County of Oldenburg

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County of Oldenburg
Grafschaft Oldenburg (de)
Duchy of Saxony
 

1091–1774


Coat of arms

Anthem
Heil dir, O Oldenburg
("Hail to thee, O Oldenburg")
Map of the County of Oldenburg in the Lower Rhenish–Westphalian Circle
Capital Oldenburg
Government Feudal monarchy
Count of Oldenburg
 -  1101–08 Elimar I (first count)
 -  1773–74 Frederick August I (last count)
History
 -  Created on breakup
    of Saxony
1091
 -  Personal union with
    the Kalmar Union

1448–54
 -  Part of Denmark 1667–1773
 -  Raised to duchy 1774
Today part of  Germany

The County of Oldenburg was a county of the Holy Roman Empire.

In 1448 Christian I of Denmark (of the House of Oldenburg), Count of Oldenburg became King of Denmark, and later King of Norway and King of Sweden. One of his grandsons, Adolf, Duke of Holstein-Gottorp was the first Duke of Holstein-Gottorp.[1]

When the main lineage of the House of Oldenburg, i.e. Anthony Günther, Count of Oldenburg died in 1667, it fell to the Danish Royal Family. Charles Frederick of the line of the Dukes of Holstein-Gottorp married Grand Duchess Anna Petrovna of Russia, daughter of Peter the Great. His first cousin, Frederick August I became Duke of Oldenburg in 1774. One of his brothers, Adolf Frederick became King of Sweden. Another brother, Prince Georg Ludwig of Holstein-Gottorp, was father of Peter I, who became Grand Duke of Oldenburg in 1823. Subsequent Rulers of Oldenburg were all his descendants.[1]

History[edit]

The town was first mentioned in 1108, at that time known under the name of Aldenburg. It became important due to its location at a ford of the navigable Hunte river. Oldenburg became a small county in the shadow of the much more powerful Free Hanseatic City of Bremen.

The earliest recorded inhabitants of the region now called Oldenburg, were a Teutonic people- the Chauci. The genealogy of the counts of Oldenburg can be traced to the Saxon hero Widukind (opponent of Charlemagne), but their first historical representative was Elimar of Oldenburg (died 1108). Elimar's descendants appear as vassals of the dukes of Saxony and were occasionally rebellious. They were given the title of princes of the Empire when the emperor Frederick I dismembered the Saxon duchy in 1189. At this time the county of Delmenhorst formed part of the dominions of the counts of Oldenburg, but afterwards it was on several occasions separated from them to form an appanage for younger branches of the family, namely in 1262-447, 1463-547, and 1577-617.

The northern and western parts of what would become the Grand Duchy of Oldenburg were in the hands of independent, or semi-independent, Frisian princes, who were usually pagan, and the counts of Oldenburg seized much of these lands in a series of wars during the early part of the 13th century. The Free Hanseatic City of Bremen and the bishop of Munster also frequently warred with the counts of Oldenburg.

In 1448, the son and heir of Count Dietrich (died 1440), named Christian but called Fortunatus, became king of Denmark as Christian I. Although far from the Danish borders, Oldenburg then became a Danish exclave. The control over the town was left to the king's brothers, who established a short-lived tyranny.

In 1450, Christian became king of Norway and in 1457 king of Sweden; in 1460 he inherited the Duchy of Schleswig and the County of Holstein, which significantly affected Oldenburg's future. In 1454, he handed over Oldenburg to his brother Gerhard (c. 1430-1499), who constantly warred with the bishop of Bremen and other neighbors. However, in 1483 Gerhard was compelled to abdicate in favor of his son, and he died whilst on a pilgrimage in Spain.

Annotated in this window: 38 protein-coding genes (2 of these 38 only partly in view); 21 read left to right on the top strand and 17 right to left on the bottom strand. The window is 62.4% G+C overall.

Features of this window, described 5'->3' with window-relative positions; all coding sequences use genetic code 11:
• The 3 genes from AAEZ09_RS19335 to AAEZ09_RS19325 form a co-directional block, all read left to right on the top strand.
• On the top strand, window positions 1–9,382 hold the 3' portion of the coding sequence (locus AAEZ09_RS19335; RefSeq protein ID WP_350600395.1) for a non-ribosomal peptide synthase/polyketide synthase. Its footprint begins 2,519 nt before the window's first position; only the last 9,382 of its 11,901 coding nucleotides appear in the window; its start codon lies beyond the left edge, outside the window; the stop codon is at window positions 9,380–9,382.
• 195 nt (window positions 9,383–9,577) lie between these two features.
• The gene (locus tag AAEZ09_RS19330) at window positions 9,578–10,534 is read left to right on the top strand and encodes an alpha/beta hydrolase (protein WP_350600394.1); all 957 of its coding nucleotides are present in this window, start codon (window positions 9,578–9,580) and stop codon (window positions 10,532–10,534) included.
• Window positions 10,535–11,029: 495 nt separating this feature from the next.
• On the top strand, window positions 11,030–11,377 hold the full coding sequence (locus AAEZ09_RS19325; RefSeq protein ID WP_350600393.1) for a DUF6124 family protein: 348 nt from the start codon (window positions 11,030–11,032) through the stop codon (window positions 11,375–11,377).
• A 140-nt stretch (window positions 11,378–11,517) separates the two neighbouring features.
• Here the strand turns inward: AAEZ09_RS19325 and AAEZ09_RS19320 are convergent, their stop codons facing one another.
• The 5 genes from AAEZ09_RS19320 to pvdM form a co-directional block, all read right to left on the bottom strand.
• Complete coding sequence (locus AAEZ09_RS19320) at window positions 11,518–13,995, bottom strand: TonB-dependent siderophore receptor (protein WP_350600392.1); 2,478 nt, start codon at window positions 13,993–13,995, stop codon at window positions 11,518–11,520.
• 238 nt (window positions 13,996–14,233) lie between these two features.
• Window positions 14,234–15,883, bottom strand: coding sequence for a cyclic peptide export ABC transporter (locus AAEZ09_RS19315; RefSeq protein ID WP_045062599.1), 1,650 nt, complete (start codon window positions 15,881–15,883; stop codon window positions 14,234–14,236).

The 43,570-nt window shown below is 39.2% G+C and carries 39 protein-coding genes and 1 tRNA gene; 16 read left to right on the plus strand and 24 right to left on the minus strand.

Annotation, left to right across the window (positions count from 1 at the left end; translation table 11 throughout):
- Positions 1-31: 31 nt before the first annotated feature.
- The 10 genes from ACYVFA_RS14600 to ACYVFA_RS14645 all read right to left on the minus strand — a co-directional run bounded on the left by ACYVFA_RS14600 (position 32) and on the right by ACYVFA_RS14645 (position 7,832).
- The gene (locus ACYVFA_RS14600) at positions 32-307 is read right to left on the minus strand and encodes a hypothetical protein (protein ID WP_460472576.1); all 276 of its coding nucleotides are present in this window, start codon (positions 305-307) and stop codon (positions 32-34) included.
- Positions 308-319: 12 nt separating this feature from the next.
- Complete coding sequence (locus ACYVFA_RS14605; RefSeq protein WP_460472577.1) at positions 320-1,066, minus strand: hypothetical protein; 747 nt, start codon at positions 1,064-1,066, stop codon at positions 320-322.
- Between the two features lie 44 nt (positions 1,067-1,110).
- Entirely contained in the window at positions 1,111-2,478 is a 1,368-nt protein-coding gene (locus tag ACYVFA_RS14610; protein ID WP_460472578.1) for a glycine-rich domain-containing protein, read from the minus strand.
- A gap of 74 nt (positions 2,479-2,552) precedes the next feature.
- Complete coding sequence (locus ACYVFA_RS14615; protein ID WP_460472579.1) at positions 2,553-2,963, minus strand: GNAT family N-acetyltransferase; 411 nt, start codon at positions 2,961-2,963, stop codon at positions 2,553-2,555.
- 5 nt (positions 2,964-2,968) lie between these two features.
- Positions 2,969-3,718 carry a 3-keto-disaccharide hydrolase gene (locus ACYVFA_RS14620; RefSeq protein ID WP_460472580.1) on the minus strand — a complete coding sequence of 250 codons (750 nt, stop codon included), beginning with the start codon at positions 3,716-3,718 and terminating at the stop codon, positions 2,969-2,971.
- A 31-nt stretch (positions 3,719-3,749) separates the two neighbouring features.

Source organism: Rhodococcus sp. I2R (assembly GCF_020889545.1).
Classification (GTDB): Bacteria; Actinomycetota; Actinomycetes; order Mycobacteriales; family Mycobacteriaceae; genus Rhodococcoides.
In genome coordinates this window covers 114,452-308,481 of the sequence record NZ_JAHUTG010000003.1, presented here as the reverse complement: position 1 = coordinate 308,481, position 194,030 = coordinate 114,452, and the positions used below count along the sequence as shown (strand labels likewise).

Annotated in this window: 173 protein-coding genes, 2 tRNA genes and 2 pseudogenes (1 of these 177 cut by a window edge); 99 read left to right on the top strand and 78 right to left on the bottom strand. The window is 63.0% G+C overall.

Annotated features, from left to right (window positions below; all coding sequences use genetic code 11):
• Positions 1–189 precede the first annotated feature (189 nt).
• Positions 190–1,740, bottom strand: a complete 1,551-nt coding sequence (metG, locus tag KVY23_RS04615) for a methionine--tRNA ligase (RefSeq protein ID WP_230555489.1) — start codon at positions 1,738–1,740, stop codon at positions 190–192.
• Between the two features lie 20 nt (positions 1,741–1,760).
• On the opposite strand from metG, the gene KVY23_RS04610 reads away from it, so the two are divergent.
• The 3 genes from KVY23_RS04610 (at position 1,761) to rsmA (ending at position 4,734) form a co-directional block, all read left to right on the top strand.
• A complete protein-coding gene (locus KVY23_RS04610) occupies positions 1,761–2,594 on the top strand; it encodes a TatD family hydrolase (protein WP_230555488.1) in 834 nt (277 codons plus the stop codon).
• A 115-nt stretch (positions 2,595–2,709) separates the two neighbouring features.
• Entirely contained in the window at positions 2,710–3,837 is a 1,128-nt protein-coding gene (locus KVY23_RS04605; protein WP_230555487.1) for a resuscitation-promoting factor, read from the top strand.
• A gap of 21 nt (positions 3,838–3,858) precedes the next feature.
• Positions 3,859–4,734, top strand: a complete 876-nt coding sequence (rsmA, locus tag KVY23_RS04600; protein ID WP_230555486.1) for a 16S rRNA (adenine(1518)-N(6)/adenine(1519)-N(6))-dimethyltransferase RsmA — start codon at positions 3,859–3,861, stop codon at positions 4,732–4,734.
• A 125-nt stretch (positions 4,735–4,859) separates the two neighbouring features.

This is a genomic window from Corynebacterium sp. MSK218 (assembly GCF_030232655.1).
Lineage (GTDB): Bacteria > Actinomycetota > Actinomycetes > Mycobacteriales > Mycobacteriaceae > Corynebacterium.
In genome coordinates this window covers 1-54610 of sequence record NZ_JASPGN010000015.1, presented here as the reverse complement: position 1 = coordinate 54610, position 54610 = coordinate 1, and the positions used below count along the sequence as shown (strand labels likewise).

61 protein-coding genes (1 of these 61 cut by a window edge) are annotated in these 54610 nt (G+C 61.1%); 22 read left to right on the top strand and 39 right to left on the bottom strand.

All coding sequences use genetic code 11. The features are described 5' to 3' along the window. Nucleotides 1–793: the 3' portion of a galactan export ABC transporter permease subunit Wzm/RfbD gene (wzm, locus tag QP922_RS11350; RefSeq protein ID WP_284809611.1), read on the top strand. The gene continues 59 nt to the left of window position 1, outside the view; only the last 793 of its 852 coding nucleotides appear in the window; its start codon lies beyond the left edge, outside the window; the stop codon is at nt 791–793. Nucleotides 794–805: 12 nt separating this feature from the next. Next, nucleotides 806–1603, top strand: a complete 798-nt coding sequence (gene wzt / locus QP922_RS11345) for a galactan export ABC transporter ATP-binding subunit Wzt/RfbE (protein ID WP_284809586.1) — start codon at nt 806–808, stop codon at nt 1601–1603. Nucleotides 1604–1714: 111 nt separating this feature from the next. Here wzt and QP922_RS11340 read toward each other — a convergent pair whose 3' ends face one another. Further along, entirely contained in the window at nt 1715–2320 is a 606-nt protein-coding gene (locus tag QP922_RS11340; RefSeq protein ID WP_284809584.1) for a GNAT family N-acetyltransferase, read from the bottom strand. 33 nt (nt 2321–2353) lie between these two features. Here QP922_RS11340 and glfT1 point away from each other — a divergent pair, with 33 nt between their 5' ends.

Guard house and the Lamberti-Church

Early in the 16th century, Oldenburg was again enlarged at the expense of the Frisians. Protestantism was introduced into the county by Count Anton I (1505-1573), who also suppressed the monasteries. However, he remained loyal to Charles V during the war of the league of Schmalkalden, and was able thus to increase his territories, obtaining Delmenhorst in 1547. One of Anton's brothers, Count Christopher of Oldenburg (c. 1506-1560) also won a reputation as a soldier.

Anton's grandson, Anton Günther (1583-1667), who succeeded in 1603 significantly enlarged and enriched his territories. He thus considered himself the wisest prince who ever had ruled Oldenburg. Jever had been acquired before his ascension, but in 1624 he added Knipphausen and Varel to his lands; thus, in 1647 Delmenhorst was finally united. Through neutrality during the Thirty Years' War and by donating valuable horses to warlord Count of Tilly, Anton Günther protected his dominions from the devastation levied on nearly all other German states. He also obtained from the emperor the right to levy tolls on vessels passing along the Weser, a lucrative grant. In 1607 he erected a Renaissance castle. Oldenburg was a wealthy town in a time of war and turmoil and its population and power grew considerably. However, after the death of Anton Günther, Oldenburg fell again under Danish authority, and 1667 the town was struck by a disastrous plague epidemic and shortly thereafter was destroyed in a fire. The Danish kings became uninterested in the town and it lost its former importance.

In 1773, Danish rule ended and, in 1777, the Oldenburg region became a duchy. Then, the destroyed buildings in the city were rebuilt in a Classicist style.

Notes[edit]

  1. ^ a b "Germany, the Stem Duchies & Marches". Friesian.com. 1945-02-13. Retrieved 2012-10-27. 

References[edit]

Public Domain This article incorporates text from a publication now in the public domainChisholm, Hugh, ed. (1911). Encyclopædia Britannica (11th ed.). Cambridge University Press.